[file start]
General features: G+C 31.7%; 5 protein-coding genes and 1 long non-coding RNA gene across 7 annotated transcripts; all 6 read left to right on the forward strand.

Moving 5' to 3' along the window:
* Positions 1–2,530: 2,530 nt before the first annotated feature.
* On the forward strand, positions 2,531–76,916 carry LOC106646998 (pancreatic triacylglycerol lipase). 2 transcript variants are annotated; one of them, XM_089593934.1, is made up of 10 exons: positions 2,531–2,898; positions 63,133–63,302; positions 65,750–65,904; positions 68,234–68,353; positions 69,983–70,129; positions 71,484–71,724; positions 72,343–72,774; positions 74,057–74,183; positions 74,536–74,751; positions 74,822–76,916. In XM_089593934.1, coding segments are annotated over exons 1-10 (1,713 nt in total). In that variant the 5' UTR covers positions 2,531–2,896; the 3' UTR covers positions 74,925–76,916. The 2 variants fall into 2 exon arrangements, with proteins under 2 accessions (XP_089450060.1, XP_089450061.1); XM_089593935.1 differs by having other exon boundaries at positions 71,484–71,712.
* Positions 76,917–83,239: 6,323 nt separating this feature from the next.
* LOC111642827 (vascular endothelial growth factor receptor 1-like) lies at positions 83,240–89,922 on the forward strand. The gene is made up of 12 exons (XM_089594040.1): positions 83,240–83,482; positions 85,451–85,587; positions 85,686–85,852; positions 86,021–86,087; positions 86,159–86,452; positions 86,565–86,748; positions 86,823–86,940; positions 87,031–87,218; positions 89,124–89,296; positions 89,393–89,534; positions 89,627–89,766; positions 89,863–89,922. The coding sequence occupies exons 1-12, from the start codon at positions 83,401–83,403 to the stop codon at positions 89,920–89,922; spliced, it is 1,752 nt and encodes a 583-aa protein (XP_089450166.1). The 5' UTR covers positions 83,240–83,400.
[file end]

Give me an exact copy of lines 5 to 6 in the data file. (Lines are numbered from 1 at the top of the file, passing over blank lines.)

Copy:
* Positions 76,917–83,239: 6,323 nt separating this feature from the next.
* LOC111642827 (vascular endothelial growth factor receptor 1-like) lies at positions 83,240–89,922 on the forward strand. The gene is made up of 12 exons (XM_089594040.1): positions 83,240–83,482; positions 85,451–85,587; positions 85,686–85,852; positions 86,021–86,087; positions 86,159–86,452; positions 86,565–86,748; positions 86,823–86,940; positions 87,031–87,218; positions 89,124–89,296; positions 89,393–89,534; positions 89,627–89,766; positions 89,863–89,922. The coding sequence occupies exons 1-12, from the start codon at positions 83,401–83,403 to the stop codon at positions 89,920–89,922; spliced, it is 1,752 nt and encodes a 583-aa protein (XP_089450166.1). The 5' UTR covers positions 83,240–83,400.